Plaid is the New Flat
So I been thinking. Design comes in waves. First it was page curls and drop shadows. Then came glossy buttons and wet floors, followed by shiny badges and rough textures. Today 'flat' is the leading trend in UI design. It certainly defines the look of Web ’13. Even Apple has jumped on the bandwagon. But what comes next? Where do we go from here? Whither 2014?
The problem with flat is that we can’t make flat flatter. Flat may be perfection but once you hit 10 you’ve got no where to go. We need one more; and I think I've found it: plaid.
I know plaid may seem to be a controversial choice, but it actually has a lot of things going for it. Plaid is more than just what you get when half of your stripes turn left. Plaid can meet or beat Flat on every level. Plaid has skillz.
Plaid Hides the Chrome
One of the core principles of Flat UI design is to make the interface controls subdued so that content will be highlighted. Plaid has this in spades. Take a look at this room.
Subdued UI Controls, from Oxford Design Studio
The plaid design elegantly highlights the non-plaid potted fern in center. A plaid elephant could be hiding in this room and you’d never know it. Plaid is a highly effective way to hide your design.
Plaid Makes a Statement
Flat minimalist UIs are bold. They make a statement. They say: "Hey, here’s my content. Deal with it.” Nothing makes a statement more than plaid. No one’s going to mess with you and your herd of sheep when you're dressed like this.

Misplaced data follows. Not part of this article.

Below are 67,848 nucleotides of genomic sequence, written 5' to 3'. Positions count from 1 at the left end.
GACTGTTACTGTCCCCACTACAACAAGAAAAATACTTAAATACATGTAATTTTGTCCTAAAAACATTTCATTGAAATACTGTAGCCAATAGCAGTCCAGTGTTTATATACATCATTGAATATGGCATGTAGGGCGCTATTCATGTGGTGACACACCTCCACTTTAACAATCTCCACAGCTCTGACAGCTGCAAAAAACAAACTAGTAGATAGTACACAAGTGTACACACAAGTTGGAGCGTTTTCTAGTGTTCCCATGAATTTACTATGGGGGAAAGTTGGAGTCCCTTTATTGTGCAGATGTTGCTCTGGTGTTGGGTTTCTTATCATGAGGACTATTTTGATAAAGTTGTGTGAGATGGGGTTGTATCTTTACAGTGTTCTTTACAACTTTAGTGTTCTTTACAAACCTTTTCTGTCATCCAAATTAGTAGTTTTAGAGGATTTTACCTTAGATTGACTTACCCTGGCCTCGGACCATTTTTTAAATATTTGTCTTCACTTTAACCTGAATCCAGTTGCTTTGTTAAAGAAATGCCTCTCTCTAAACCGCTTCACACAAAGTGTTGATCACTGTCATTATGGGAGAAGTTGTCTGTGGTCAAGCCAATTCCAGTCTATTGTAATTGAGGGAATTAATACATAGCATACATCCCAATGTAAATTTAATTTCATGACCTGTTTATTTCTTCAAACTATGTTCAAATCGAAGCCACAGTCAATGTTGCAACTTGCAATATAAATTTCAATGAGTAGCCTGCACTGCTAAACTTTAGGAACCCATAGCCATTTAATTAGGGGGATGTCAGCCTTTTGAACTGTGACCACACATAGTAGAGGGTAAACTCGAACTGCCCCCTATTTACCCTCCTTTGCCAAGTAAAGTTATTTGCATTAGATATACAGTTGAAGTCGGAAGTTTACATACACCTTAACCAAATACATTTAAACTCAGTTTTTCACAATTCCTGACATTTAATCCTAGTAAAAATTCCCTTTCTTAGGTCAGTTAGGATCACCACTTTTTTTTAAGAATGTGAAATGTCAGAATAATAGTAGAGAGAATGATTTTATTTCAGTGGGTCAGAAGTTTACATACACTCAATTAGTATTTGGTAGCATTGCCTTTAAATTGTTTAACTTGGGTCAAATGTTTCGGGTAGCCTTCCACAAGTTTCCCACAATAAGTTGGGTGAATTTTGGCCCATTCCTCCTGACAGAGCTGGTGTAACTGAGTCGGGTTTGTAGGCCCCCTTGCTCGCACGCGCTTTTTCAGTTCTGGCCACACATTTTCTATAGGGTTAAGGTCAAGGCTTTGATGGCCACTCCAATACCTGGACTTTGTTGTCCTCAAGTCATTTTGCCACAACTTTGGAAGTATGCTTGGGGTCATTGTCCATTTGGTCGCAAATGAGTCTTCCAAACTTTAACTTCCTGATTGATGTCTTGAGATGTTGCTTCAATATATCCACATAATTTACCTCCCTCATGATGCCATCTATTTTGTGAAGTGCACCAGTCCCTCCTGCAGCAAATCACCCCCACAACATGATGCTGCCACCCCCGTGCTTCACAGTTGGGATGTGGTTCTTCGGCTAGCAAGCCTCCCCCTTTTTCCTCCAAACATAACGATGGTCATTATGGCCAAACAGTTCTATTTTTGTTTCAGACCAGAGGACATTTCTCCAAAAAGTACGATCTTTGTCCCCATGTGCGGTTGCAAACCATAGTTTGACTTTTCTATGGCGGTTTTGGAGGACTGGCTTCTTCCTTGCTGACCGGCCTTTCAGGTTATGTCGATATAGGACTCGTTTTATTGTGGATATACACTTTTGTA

Plaid means serious business
Plaid is Timeless
Plaid is timeless. It’s here to stay. In the fashion world some designs go in and out of style but plaid has survived. Endless flirtations with polka dots and checker patterns have come and gone, but plaid is still with us. It has a classic design that continues to survive.
These guys wouldn’t look out of place at a modern rave.image from Reconstructing History
Plaid isn’t Skeuomorphic
FlatUI aims to be authentic. There is nothing more authentic than plaid. While it does originate in real world materials, plaid is not skeuomorphic like other patterns such as leopard print and zebra stripe.
This zebra is highly skeuomorphic
Plaid is Classy
Plaid is classy. Who wears plaid? Lots of awesome people. One in particular stands out. Who? James Bond, that’s who.
From The Suits of James Bond, possibly the most awesome site in The Internets.
And who didn’t wear plaid? The enemies of James Bond.
See this guy? This guy didn’t wear plaid. Here he is in his minimalist black and white ensemble sipping his presumably flat cappuccino. No plaid to be seen.
Hugo Drax, non-plaid wearer and supervillan
I don’t have to tell you how it turned out when these two met.
"Well plaid, Mr. Bond. Well plaid."
That’s "Sir Plaid" to You
Plaid has a deliciously colorful history. Originally used for straining curds into cheese, this illustrious pattern was little known outside of dairy production until the Great Plaid Revolt of 1763 when members of the Scottish House of Commons disagreed over the proper pronunciation of 'tartan'. Overzealous British soldiers in residence attempted to quell the violence with an ample dose of additional violence, resulting in the death of thousands. (see illustration).
History lesson from the Modern Tartan Shopping Guide